One in three voters believes that David Cameron has undermined Christianity in this country and 50 per cent think that marriage should be defined as an “exclusive commitment” between a man and a woman, a new poll has shown.
The ComRes poll comes ahead of the local and European Parliament elections this week.
Colin Hart, director of The Christian Institute, which commissioned the poll, said Christians had been “marginalised” and the poll should act as a “wake-up call” to Mr Cameron.
When it comes to religious freedom in Britain, fewer than one in five believe that Cameron has improved it.
The ComRes survey of over 2,000 people also found that over four in ten agree that the Church of England will be forced to conduct same-sex marriages “irrespective” of what the views of individual church ministers are.
More people agreed than disagreed that same-sex marriage is different to traditional marriage.
Of those voting Liberal Democrat in the European elections 52 per cent agree with the above statement while the figure rises to 58 per cent amongst Conservative voters.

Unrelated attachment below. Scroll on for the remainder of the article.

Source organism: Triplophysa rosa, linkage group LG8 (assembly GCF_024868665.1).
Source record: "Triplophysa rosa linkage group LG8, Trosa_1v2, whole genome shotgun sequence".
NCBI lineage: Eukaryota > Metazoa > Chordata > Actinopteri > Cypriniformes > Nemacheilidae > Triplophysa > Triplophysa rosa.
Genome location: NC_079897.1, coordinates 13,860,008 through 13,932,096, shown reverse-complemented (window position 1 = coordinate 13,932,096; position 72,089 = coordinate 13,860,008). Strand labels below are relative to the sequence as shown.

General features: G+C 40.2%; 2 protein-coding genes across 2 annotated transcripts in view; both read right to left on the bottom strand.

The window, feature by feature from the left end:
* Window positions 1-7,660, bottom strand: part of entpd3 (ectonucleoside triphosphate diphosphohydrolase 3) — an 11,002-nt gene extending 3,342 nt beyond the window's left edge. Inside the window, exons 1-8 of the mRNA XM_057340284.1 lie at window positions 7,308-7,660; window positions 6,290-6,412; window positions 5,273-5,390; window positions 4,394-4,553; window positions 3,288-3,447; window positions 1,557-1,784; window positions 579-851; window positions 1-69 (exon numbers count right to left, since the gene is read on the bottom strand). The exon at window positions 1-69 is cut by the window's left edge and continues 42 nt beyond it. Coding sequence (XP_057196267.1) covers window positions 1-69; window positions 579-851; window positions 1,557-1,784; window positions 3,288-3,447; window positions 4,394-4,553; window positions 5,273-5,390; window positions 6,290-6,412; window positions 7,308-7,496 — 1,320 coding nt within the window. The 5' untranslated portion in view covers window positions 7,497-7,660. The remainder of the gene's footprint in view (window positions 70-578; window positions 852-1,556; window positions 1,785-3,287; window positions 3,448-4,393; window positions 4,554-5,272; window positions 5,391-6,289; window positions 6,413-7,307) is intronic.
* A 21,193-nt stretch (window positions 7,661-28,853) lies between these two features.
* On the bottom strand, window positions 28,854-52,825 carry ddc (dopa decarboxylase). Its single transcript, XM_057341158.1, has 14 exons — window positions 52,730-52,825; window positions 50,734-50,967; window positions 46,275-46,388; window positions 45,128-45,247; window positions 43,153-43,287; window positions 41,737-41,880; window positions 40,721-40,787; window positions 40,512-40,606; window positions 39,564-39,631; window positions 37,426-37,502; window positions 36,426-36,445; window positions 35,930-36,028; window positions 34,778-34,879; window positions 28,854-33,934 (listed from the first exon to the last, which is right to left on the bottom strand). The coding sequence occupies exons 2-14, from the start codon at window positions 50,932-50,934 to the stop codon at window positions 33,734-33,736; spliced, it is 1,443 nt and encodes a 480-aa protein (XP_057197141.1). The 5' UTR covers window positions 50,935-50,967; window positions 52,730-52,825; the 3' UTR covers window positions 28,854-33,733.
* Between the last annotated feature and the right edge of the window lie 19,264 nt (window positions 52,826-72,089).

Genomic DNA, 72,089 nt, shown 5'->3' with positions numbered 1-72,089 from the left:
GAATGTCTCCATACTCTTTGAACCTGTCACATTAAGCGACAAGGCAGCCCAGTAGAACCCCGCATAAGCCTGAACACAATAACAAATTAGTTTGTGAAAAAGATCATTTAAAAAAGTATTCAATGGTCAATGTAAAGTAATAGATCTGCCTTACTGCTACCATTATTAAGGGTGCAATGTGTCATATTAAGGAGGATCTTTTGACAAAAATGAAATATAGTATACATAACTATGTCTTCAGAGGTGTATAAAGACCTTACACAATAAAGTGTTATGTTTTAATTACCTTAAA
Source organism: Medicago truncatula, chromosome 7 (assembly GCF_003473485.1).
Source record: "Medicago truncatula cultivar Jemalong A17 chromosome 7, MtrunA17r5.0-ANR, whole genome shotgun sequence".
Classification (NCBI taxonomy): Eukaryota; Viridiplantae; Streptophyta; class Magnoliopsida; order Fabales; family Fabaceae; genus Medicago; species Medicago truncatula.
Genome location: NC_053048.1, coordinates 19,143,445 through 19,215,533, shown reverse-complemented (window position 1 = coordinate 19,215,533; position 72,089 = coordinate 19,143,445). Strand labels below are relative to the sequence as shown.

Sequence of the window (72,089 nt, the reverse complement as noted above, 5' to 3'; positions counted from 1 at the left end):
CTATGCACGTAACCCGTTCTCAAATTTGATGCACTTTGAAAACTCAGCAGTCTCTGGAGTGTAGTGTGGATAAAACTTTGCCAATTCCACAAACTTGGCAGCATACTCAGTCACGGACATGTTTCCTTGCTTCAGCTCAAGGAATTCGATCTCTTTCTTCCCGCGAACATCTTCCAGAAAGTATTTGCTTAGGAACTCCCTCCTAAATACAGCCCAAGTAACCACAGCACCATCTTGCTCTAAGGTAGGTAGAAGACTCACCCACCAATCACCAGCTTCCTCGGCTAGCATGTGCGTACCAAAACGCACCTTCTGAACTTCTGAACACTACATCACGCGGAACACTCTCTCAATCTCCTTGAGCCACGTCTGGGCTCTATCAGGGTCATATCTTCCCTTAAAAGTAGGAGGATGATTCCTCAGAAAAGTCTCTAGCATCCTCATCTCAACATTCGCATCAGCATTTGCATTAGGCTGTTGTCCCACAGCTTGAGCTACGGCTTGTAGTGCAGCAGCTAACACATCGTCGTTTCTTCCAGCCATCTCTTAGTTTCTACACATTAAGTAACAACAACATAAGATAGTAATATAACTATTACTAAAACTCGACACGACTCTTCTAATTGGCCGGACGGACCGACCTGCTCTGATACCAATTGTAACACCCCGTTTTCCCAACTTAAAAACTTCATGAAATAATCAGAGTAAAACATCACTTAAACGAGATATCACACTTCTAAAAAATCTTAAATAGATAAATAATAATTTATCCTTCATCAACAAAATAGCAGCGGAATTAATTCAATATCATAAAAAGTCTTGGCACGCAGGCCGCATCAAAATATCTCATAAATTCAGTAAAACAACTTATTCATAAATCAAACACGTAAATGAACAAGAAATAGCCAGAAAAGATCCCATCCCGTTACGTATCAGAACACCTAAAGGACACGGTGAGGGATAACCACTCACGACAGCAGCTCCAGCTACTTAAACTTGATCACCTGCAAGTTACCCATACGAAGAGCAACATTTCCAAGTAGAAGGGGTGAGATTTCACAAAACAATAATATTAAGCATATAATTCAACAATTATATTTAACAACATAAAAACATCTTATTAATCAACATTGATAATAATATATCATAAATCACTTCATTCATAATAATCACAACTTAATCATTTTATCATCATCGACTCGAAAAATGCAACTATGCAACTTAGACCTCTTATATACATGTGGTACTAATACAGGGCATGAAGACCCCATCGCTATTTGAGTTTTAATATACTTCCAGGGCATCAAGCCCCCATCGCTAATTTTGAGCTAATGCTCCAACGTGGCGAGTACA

Half of the respondents also agree that marriage should be defined as a lifelong, exclusive commitment between a man and a woman, according to the poll. Only 37 per cent disagree.
The response varied across European election voters – 61 per cent of Tory voters agree, as do 74 per cent of UKIP voters and 64 per cent of 2010 Conservative voters.
Most respondents also agree that children have the best chance in life if raised by a mother and father who are in a committed, permanent relationship.
In December, a former High Court Judge spoke of the benefits of marriage for “nurturing children”.
Sir Paul Coleridge said: “Far from being old-fashioned, marriage is an engine for social progress, the most effective structure ever invented for nurturing children and building social solidarity.”